Either way, after that intro, it’s a joyous horn section and enough energy to deflect a nuclear blast as Fishbone sing about how fucked we’d all be in case of that nuclear blast. For one thing, getting blown up would mean that we couldn’t dance to this song anymore!

And of course, my favorite part back in 1985 was when somebody interjected “Play it, Boy Wonder!” just before a particularly hot trombone solo. Actually, it’s still pretty cool.

“Party at Ground Zero” Music Video

File Under: The Daily Square

Certain Songs #445: Fishbone – “Party At Ground Zero”

February 8th, 2016 · No Comments

Fishbone EP Album: Fishbone EP
Year: 1985

As I’ve written before, if you were a young person in the mid-1980s, you kept one eye permanently on the sky, expecting that at any moment nuclear hellfire would rain down from out of nowhere.

This naturally let to a lot of great songs, from The Clash’s “Stop The World” to XTC’s “This World Over,” but of all of the songs written about nuclear annihilation, none was more fun than Fishbone’s epic “Party At Ground Zero.”

Like a lot of the greatest Fishbone songs, “Party at Ground Zero” has a ton of moving parts, so it starts out with a long reggae instrumental that kinda meanders here and there, before exploding into lightspeed ska, which almost instantly gives away to the brilliant almost acapella group chorus:

Party at ground zero
A “B” movie starring you
And the world will turn to flowing
Pink vapor stew

Of course, it wasn’t until I looked up the lyrics on the internet that I discovered that the lyric that I’d always thought was “Every movie star and you” was actually “A ‘B’ movie starring you”. And assuming the internet has it right (which is a huge assumption with the lyric sites) I still like my interpretation better, because it meant that not even the privilege of being a movie star was going help folks with the Big One dropped.

Either way, after that intro, it’s a joyous horn section and enough energy to deflect a nuclear blast as Fishbone sing about how fucked we’d all be in case of that nuclear blast. For one thing, getting blown up would mean that we couldn’t dance to this song anymore!

And of course, my favorite part back in 1985 was when somebody interjected “Play it, Boy Wonder!” just before a particularly hot trombone solo. Actually, it’s still pretty cool.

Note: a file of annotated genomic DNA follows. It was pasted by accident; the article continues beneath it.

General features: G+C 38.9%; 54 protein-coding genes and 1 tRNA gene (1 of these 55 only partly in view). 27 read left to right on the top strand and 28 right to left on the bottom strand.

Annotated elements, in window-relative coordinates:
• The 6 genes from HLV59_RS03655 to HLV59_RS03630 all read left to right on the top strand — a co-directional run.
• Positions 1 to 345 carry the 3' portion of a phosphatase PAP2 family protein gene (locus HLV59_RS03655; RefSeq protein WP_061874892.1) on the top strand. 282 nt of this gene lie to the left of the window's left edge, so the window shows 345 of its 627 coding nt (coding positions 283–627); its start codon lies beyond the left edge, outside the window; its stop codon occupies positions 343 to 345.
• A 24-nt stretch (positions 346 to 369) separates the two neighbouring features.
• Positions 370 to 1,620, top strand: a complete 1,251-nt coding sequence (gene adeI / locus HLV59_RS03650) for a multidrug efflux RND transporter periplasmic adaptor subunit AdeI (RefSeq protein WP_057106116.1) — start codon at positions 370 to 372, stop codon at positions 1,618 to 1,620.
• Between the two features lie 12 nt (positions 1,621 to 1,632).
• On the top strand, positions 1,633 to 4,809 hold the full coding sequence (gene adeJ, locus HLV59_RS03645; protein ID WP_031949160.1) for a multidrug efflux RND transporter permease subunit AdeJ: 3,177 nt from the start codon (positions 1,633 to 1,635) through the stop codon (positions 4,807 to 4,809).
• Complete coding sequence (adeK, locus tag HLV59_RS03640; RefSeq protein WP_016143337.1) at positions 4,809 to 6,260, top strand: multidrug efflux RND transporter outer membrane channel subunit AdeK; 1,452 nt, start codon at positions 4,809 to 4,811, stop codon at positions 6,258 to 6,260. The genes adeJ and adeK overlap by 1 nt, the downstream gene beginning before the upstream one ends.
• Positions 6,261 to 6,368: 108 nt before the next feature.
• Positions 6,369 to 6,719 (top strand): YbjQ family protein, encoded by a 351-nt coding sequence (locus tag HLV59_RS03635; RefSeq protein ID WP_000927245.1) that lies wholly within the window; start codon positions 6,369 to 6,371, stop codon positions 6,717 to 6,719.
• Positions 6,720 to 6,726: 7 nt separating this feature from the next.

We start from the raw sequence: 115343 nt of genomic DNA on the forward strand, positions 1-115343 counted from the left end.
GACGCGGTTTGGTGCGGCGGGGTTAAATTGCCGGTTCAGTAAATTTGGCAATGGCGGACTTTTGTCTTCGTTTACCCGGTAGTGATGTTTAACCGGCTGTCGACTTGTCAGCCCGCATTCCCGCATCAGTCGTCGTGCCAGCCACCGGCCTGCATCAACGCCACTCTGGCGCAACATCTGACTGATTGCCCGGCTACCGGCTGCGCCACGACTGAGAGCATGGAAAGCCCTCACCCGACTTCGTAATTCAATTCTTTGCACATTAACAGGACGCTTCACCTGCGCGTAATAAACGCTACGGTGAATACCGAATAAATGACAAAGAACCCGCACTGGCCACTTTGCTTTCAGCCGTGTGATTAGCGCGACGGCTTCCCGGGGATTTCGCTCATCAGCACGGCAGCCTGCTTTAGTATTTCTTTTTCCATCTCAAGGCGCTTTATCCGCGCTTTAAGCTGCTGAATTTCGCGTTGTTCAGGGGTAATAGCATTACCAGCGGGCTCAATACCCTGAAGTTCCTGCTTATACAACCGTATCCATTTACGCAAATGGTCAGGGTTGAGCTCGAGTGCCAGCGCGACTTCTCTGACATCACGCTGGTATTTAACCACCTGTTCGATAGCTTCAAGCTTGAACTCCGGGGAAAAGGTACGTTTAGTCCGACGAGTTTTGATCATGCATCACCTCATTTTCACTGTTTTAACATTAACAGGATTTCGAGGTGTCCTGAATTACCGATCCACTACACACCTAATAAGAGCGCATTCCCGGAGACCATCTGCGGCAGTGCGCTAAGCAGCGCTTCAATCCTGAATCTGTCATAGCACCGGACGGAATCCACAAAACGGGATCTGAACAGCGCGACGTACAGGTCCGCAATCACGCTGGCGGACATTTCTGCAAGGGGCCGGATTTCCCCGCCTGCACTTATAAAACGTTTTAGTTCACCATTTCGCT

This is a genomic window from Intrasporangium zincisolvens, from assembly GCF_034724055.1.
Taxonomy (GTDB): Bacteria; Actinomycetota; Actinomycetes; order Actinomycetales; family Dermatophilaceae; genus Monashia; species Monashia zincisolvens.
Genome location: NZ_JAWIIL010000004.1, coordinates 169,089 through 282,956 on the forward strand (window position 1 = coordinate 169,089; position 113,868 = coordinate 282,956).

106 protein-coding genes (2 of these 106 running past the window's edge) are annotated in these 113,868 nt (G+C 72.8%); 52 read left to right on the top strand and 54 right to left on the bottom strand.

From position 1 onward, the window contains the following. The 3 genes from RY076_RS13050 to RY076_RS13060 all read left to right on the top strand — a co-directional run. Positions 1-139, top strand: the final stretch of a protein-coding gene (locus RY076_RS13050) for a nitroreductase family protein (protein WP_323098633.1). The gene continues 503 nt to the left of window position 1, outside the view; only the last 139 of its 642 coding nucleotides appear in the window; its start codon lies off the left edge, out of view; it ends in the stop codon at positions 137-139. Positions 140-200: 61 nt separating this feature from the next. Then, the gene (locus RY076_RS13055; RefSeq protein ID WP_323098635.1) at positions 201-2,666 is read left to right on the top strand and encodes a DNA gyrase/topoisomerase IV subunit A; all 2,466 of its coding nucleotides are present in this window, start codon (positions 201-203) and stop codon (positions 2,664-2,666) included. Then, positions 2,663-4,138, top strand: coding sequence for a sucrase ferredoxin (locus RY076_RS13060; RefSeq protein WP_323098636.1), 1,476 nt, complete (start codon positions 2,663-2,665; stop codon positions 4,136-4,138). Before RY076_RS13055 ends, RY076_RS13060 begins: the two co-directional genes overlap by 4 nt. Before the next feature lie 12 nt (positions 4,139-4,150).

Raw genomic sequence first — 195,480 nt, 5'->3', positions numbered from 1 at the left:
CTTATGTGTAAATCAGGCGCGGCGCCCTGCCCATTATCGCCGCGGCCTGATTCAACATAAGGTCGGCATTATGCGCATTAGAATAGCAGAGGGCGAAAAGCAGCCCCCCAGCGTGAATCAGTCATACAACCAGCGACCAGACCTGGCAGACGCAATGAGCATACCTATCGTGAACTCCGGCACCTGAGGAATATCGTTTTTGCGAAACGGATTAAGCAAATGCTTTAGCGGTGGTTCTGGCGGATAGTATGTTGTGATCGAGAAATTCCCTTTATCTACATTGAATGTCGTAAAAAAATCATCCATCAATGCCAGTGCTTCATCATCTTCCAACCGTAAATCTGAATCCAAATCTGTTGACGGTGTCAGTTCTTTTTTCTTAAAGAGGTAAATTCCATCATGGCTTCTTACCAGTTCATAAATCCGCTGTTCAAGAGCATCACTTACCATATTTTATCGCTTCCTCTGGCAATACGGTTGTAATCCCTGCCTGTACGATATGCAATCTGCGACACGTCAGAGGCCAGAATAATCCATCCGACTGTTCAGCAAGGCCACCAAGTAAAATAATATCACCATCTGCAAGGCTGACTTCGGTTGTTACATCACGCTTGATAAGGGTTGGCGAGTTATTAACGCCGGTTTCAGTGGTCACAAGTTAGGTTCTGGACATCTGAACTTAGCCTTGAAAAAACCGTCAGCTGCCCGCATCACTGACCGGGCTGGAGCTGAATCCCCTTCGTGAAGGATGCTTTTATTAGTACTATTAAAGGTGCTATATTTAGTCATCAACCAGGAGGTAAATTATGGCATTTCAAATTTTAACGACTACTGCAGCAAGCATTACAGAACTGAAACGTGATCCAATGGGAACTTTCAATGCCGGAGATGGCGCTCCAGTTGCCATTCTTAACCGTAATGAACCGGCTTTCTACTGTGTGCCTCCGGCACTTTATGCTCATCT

“Party at Ground Zero” Music Video

File Under: The Daily Square

Certain Songs #444: Fishbone – “? (Modern Industry)”

February 7th, 2016 · No Comments

Fishbone Modern Industry Album: Fishbone EP
Year: 1985

This song is really mostly a trifle, but the video had a shout-out to KFSR, so how could I not include it?

Musically, “? (Modern Industry)” doesn’t amount to much more than a weird hybrid of reggae and the new wave that was dominating the radio stations that this song name-checked.

And boy did it name-check a lot of radio stations:

WBRU, KABE, WFLY, Cool 92
KAX, KOKE, KRO
WAMX, yes, wow
KJZ ! The KUSF, check 94, KFRC

So while you could be excused for thinking that it was a cheap ploy to get some airplay on those radio stations — like when Billy Idol did a bunch of versions of “Hot in The City” where he yells the name of a different city in each version. “FRESNO!!”

But while it’s wacky on the surface — the guys in Fishbone intone the radio stations, both real and imaginary, in a plethora of voices ranging from stoned surfer dude to flat-out Mark Mothersbaugh — “? (Modern Industry)” has some points to make about the radio and the role it plays in peoples lives.

These are the voices of modern industry
This is the music that brings us together
These are the buttons that start the emotion
Continue the motion, the motion, the motion…
This is the music behind the machine
These are the voices of modern industry
These are the voices
These are the voices…

So “? (Modern Industry)” kind of gets to have it both ways: the music and voices signify as satire, the words seem sincere. Which is true?

Probably both.

Official Video for “? (Modern Industry)”